Tunnel and Cross vented barns employ a series of exhaust fans on one side of the animal house and have a series of air inlets on the opposite side of the barn to provide a controlled air exchange. Tunnel vented buildings usually have the airflow from gable end to gable end, where a cross vented barn has the airflow running from eve to eve. Fans are typically in groups of 3 to 6 fans with each group having its own thermostat to control operation. The total number of fans and number of fans in each control group depends on factors like size and geographic location of facility, and type of livestock being cared for.
Some fans run continuously to remove moisture from animal confinement areas. Additional fans are used to remove heat as the ambient temperature rises. Tunnel and cross vented barns provide positive and controlled air exchange and have higher energy use and operating costs than naturally ventilated barns. Another technique used to cool livestock in cross or tunnel vented barns include evaporative cooling on the inlet side of the barn. Sprinkler systems that spray water directly on animals for cooling can be used in either cross-vented or naturally ventilated barns. Barns with slatted floors should have enough fans evacuating the manure storage pit to create a negative pressure in the pit so that air is not drawn from the manure pit back into the barn.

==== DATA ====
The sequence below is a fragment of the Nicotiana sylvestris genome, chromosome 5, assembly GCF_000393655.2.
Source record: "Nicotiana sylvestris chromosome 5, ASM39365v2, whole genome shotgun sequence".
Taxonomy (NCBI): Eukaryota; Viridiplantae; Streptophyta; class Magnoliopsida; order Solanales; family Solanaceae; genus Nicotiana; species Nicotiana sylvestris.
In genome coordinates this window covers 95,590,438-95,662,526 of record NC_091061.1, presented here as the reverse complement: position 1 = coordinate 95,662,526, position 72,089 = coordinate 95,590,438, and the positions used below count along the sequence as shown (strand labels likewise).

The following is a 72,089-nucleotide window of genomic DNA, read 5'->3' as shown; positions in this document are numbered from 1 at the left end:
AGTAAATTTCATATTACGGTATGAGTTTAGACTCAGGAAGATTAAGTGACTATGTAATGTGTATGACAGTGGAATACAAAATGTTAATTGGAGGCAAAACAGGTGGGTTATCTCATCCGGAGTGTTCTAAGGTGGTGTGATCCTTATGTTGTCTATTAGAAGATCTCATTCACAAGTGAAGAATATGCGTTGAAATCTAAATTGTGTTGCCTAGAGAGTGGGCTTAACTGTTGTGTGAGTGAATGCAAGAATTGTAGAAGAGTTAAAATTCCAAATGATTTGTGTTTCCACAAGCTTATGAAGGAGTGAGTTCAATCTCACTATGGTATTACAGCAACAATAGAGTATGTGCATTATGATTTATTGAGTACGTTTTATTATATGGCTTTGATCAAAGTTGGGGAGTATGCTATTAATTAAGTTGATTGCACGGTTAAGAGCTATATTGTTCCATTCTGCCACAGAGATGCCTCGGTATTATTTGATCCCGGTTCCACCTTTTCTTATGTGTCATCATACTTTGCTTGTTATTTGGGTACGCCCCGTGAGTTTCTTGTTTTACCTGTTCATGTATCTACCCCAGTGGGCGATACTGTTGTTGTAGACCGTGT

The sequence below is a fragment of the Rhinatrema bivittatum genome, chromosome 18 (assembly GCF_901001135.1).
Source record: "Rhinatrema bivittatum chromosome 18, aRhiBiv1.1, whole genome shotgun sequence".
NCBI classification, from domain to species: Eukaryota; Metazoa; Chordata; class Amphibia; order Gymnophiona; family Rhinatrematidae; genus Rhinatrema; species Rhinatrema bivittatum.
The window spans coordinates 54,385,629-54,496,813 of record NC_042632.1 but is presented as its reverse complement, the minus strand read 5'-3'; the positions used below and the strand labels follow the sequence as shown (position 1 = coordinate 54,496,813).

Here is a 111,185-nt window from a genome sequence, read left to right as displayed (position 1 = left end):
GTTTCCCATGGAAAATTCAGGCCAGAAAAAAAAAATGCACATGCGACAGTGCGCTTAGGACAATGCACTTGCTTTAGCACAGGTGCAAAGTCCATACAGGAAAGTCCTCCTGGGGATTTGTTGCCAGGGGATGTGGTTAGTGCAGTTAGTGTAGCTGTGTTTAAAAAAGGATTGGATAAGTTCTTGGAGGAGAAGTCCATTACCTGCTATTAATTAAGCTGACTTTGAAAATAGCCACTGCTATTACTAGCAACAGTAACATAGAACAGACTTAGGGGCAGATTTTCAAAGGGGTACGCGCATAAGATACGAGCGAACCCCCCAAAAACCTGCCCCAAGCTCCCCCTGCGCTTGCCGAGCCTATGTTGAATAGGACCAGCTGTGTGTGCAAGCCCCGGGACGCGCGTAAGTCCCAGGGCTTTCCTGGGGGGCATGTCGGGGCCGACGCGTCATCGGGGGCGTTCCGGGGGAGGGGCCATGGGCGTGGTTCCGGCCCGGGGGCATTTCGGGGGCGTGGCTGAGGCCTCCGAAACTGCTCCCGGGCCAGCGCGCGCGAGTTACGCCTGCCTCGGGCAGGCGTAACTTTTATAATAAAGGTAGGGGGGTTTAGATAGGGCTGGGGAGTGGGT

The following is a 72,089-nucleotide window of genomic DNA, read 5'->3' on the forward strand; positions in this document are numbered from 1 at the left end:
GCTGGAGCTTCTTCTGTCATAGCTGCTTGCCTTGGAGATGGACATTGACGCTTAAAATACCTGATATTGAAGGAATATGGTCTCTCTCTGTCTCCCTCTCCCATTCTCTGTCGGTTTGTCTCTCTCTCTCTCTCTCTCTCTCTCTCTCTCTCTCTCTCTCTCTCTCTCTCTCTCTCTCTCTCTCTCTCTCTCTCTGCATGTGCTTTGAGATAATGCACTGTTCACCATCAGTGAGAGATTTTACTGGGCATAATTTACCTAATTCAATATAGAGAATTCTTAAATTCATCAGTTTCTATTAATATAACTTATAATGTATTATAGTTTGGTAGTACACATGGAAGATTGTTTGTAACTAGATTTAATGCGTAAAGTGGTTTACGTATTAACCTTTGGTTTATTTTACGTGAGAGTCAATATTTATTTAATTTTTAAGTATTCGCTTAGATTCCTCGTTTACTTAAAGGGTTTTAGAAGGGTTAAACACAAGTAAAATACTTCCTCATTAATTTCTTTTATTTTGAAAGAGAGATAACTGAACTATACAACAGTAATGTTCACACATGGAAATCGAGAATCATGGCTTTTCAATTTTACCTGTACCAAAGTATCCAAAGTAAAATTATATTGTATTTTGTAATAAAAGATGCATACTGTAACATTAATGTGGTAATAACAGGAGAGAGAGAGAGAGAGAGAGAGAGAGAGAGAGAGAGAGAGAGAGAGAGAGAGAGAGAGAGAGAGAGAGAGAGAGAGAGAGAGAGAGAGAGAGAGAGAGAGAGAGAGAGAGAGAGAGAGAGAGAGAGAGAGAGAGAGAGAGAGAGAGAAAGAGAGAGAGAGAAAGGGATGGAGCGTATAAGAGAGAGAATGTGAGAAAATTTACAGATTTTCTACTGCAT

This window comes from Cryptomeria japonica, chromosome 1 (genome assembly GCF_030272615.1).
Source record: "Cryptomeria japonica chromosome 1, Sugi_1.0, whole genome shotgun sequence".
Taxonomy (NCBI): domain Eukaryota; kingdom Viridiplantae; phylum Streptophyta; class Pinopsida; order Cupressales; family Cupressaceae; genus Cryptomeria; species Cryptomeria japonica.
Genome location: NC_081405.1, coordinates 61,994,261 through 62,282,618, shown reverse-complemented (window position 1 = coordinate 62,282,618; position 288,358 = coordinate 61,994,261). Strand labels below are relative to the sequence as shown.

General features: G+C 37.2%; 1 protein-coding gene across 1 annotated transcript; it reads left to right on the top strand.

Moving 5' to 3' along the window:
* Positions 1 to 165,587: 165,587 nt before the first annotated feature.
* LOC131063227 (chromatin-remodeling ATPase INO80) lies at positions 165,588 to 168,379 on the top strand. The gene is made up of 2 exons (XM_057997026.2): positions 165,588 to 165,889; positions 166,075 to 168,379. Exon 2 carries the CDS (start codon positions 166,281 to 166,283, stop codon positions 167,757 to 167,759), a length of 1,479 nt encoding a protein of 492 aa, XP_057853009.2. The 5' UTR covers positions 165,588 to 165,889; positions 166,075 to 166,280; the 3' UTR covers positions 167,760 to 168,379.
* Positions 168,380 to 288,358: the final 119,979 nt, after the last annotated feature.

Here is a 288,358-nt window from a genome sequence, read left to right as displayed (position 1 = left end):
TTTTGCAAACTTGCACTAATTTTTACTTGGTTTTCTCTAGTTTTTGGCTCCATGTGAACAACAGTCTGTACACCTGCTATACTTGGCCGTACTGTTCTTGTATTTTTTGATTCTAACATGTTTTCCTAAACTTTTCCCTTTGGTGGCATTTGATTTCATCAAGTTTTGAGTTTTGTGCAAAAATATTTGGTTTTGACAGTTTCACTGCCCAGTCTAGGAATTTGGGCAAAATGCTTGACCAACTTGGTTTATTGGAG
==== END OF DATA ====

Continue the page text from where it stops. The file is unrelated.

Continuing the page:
- Tunnel Ventilation in Livestock Barns – Ontario Ministry of Agriculture, Food and Rural Affairs
- Tunnel Ventilation for Tie Stall Dairy Barns – Penn State Extension
- Natural and Positive Ventilation – Progressive Dairy
- Cross-Ventilated Barns for Dairy Cows – Dairexnet – Extension
- Low Profile Cross Ventilation Barns – Ontario Ministry of Agriculture, Food and Rural Affairs
- Cooling Costs for Tunnel-Ventilated, Cross-Ventilated Barns – Progressive Dairy
- Barn Ventilation Priorities – Dairy Herd Management